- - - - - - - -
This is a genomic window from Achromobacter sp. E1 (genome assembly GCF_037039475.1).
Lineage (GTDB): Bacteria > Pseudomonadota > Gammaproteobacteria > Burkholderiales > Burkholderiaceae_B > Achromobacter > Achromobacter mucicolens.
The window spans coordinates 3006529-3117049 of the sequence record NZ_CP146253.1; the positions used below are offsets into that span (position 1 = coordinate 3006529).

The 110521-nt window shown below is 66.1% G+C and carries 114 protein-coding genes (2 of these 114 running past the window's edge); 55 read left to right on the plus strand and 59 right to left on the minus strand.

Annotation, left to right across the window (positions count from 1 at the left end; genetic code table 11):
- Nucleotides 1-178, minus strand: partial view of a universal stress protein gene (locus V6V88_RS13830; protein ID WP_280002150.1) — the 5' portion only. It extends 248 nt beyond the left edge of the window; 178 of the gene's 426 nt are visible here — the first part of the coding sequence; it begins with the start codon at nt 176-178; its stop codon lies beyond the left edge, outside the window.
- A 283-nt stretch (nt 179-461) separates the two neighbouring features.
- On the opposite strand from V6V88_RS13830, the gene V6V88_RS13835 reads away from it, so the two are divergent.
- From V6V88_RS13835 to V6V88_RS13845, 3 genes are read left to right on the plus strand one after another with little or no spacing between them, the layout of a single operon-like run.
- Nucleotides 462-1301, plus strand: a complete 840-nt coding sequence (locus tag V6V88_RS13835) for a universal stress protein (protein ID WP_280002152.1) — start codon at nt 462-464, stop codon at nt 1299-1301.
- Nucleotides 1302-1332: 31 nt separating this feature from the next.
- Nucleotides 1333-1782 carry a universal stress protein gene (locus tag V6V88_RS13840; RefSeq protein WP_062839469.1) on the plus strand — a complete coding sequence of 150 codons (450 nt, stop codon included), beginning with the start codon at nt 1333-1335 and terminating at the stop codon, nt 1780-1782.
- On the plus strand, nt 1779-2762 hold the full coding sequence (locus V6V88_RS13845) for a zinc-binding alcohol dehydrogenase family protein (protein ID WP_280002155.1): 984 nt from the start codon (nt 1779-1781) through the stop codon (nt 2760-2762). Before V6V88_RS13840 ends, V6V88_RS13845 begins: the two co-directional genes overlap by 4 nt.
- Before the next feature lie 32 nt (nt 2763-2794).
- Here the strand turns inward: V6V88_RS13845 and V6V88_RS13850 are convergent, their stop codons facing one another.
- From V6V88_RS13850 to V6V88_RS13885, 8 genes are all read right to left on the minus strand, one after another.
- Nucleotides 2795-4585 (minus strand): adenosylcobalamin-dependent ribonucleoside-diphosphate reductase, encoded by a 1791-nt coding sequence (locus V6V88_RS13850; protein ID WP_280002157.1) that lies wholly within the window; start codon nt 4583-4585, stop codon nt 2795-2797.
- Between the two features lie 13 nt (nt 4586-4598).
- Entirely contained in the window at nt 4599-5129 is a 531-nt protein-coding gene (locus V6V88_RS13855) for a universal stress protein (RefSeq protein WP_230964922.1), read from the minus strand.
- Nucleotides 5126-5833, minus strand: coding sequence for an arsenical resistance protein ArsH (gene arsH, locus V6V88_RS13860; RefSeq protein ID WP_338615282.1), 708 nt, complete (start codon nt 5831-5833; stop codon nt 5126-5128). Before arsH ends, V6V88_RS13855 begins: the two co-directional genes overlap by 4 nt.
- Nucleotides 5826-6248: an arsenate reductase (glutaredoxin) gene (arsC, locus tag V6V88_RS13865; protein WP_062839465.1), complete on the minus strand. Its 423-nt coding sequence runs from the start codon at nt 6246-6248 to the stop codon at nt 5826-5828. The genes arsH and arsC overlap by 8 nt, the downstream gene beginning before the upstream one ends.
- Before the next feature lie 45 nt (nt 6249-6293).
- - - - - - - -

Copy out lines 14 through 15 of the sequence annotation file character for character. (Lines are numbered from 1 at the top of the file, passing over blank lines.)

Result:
- Before the next feature lie 32 nt (nt 2763-2794).
- Here the strand turns inward: V6V88_RS13845 and V6V88_RS13850 are convergent, their stop codons facing one another.